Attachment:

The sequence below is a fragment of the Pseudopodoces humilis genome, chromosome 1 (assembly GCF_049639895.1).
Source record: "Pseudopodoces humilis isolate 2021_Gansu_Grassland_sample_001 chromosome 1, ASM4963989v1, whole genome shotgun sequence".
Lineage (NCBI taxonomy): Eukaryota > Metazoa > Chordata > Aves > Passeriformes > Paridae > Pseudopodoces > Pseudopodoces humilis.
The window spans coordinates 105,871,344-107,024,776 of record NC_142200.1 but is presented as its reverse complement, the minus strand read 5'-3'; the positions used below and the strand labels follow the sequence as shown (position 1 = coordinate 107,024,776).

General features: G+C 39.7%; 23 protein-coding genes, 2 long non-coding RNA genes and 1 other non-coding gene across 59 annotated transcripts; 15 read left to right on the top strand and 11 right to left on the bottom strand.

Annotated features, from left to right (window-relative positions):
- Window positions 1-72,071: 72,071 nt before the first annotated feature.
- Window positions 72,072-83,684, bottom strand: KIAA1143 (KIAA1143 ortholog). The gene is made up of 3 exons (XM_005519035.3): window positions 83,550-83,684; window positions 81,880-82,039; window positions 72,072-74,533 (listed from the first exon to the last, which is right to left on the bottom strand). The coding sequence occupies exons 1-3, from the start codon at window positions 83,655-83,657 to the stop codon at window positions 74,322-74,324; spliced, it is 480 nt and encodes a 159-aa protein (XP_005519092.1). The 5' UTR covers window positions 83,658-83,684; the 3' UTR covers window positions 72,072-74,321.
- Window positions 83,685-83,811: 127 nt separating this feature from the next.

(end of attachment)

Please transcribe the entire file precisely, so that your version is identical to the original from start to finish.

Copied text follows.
The sequence below is a fragment of the Pseudopodoces humilis genome, chromosome 1 (assembly GCF_049639895.1).
Source record: "Pseudopodoces humilis isolate 2021_Gansu_Grassland_sample_001 chromosome 1, ASM4963989v1, whole genome shotgun sequence".
Lineage (NCBI taxonomy): Eukaryota > Metazoa > Chordata > Aves > Passeriformes > Paridae > Pseudopodoces > Pseudopodoces humilis.
The window spans coordinates 105,871,344-107,024,776 of record NC_142200.1 but is presented as its reverse complement, the minus strand read 5'-3'; the positions used below and the strand labels follow the sequence as shown (position 1 = coordinate 107,024,776).

General features: G+C 39.7%; 23 protein-coding genes, 2 long non-coding RNA genes and 1 other non-coding gene across 59 annotated transcripts; 15 read left to right on the top strand and 11 right to left on the bottom strand.

Annotated features, from left to right (window-relative positions):
- Window positions 1-72,071: 72,071 nt before the first annotated feature.
- Window positions 72,072-83,684, bottom strand: KIAA1143 (KIAA1143 ortholog). The gene is made up of 3 exons (XM_005519035.3): window positions 83,550-83,684; window positions 81,880-82,039; window positions 72,072-74,533 (listed from the first exon to the last, which is right to left on the bottom strand). The coding sequence occupies exons 1-3, from the start codon at window positions 83,655-83,657 to the stop codon at window positions 74,322-74,324; spliced, it is 480 nt and encodes a 159-aa protein (XP_005519092.1). The 5' UTR covers window positions 83,658-83,684; the 3' UTR covers window positions 72,072-74,321.
- Window positions 83,685-83,811: 127 nt separating this feature from the next.